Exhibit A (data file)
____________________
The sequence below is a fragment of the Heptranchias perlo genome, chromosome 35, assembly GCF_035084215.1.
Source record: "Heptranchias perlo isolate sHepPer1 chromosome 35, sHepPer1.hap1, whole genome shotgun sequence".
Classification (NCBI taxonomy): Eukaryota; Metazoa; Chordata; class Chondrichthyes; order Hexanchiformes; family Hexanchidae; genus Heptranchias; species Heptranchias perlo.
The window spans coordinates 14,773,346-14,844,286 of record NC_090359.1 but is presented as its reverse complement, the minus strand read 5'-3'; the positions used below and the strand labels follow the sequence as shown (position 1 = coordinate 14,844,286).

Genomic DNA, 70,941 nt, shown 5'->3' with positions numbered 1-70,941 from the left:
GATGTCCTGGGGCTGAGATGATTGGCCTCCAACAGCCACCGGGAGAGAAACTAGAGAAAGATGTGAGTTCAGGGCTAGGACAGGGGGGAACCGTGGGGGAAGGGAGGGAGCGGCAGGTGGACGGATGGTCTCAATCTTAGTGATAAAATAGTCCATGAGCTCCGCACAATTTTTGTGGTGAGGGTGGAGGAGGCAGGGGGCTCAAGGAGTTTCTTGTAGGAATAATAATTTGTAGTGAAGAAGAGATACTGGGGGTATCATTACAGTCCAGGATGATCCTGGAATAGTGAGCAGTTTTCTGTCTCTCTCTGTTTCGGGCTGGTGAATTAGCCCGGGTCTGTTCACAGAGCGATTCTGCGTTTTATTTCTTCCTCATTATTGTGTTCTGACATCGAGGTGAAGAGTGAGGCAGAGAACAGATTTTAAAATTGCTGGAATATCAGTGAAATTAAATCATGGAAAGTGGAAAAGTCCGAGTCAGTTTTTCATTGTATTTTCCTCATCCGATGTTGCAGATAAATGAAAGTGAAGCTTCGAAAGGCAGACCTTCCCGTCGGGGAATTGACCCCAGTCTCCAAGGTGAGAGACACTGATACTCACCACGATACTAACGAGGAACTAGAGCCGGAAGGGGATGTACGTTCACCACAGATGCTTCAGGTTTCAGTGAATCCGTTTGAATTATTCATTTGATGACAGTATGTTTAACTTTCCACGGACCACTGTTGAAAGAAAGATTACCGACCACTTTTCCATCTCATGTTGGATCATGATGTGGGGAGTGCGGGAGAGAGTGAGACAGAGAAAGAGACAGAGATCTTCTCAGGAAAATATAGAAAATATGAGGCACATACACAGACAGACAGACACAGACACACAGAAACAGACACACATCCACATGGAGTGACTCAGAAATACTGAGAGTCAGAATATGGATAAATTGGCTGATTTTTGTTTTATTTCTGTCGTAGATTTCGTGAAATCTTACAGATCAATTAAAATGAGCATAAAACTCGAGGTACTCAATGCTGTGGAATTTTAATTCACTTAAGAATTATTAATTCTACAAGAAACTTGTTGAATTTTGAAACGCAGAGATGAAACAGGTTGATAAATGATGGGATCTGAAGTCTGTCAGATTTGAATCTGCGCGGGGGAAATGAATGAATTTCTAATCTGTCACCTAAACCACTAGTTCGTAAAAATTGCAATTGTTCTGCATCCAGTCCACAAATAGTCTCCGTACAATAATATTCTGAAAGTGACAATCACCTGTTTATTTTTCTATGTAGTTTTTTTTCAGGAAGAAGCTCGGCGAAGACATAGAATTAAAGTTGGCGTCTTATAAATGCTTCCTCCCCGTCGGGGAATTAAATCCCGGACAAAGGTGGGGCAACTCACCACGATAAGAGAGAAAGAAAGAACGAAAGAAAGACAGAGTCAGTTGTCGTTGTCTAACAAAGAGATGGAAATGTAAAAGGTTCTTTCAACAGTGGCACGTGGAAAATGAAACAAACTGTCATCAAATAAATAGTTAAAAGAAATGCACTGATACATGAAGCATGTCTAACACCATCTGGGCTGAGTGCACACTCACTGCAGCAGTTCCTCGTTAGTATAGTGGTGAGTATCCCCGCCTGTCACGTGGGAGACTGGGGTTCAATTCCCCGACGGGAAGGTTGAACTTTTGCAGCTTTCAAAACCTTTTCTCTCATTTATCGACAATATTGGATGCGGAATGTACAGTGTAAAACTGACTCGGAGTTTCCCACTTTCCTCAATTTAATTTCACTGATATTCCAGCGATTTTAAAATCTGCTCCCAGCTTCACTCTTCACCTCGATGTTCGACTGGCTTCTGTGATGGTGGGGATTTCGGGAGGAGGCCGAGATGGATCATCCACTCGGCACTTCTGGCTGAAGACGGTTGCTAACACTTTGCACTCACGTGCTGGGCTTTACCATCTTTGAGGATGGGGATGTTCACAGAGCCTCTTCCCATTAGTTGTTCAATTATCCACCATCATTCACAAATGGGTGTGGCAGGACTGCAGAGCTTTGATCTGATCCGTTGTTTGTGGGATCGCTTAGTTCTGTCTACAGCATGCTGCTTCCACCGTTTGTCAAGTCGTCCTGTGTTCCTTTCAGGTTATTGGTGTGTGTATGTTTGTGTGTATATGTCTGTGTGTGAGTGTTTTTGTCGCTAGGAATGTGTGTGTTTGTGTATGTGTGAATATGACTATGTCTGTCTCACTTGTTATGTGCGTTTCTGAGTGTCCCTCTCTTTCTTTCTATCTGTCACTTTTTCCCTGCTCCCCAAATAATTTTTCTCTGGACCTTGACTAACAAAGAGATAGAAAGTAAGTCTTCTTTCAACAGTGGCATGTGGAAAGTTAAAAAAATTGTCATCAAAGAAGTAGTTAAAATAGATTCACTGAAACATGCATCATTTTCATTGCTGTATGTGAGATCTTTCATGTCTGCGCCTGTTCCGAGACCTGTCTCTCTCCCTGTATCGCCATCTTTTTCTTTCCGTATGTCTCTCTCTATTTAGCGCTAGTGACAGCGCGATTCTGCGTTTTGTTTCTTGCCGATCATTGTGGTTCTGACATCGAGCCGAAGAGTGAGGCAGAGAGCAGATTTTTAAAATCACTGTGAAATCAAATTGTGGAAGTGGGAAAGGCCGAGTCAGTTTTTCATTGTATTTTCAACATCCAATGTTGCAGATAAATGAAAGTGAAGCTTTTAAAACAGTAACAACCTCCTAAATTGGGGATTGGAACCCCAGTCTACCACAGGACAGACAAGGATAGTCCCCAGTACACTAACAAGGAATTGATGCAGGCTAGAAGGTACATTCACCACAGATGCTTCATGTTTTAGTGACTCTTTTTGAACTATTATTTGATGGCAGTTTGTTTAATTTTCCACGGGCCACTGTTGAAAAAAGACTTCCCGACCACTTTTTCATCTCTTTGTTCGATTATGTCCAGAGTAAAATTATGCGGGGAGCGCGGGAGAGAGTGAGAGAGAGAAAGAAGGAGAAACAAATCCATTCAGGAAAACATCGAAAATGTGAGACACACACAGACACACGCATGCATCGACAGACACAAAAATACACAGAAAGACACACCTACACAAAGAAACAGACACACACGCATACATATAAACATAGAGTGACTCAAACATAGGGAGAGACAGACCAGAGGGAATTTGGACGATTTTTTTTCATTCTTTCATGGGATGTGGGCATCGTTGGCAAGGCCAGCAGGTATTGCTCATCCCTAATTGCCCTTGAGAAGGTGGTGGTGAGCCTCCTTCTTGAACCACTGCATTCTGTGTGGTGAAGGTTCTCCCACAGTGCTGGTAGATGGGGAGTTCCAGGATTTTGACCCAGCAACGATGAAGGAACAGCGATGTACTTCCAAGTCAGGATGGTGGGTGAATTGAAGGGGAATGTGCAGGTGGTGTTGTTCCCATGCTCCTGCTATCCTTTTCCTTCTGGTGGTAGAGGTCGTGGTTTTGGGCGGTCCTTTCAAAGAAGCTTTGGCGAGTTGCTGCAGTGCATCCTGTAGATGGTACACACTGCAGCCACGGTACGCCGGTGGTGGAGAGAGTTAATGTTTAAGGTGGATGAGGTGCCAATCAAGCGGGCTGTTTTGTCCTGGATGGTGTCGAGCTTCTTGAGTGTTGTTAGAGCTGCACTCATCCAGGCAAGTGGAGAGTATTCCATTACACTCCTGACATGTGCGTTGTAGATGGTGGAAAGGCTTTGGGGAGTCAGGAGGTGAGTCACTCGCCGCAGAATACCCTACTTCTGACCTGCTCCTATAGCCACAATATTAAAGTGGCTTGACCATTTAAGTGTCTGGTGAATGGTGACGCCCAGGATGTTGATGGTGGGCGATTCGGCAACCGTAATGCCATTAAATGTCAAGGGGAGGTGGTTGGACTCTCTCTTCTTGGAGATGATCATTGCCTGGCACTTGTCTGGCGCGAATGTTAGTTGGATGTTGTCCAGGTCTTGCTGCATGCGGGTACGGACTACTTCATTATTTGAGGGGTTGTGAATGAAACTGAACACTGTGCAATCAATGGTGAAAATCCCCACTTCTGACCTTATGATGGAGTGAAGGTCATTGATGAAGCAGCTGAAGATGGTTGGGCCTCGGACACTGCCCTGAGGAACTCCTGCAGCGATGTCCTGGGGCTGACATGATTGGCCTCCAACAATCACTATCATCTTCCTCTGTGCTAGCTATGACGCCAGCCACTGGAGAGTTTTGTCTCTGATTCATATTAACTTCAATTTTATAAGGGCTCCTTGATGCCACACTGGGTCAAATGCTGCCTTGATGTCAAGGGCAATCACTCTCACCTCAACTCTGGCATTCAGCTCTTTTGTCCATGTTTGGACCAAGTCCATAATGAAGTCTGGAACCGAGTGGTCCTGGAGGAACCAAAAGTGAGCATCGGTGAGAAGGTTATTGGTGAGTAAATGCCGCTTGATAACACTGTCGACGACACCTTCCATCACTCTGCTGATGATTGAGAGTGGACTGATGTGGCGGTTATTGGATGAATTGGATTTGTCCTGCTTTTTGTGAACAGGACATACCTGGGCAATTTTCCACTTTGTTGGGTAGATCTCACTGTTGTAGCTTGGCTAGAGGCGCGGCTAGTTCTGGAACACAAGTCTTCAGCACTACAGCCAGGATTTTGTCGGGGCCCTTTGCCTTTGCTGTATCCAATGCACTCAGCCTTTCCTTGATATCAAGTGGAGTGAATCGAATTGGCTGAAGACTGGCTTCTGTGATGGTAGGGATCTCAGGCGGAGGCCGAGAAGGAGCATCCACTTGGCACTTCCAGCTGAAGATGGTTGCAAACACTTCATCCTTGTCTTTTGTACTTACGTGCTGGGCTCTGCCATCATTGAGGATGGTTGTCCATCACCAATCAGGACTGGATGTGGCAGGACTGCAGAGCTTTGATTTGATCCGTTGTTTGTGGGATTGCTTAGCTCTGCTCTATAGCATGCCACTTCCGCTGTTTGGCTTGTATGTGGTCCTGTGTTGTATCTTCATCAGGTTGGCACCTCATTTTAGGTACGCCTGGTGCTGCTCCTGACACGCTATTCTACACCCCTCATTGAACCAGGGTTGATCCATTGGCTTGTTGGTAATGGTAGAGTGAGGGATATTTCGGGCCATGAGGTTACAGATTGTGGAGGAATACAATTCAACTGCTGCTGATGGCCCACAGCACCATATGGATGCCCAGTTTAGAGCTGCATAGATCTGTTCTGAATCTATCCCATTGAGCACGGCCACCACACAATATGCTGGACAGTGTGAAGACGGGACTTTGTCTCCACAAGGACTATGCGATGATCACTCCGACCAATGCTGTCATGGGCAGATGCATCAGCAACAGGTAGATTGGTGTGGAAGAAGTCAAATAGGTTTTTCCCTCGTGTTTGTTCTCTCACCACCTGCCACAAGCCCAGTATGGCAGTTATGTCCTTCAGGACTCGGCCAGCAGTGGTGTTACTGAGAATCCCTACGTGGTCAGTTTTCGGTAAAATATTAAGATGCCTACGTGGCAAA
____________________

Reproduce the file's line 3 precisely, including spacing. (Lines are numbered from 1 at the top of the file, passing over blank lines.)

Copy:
Classification (NCBI taxonomy): Eukaryota; Metazoa; Chordata; class Chondrichthyes; order Hexanchiformes; family Hexanchidae; genus Heptranchias; species Heptranchias perlo.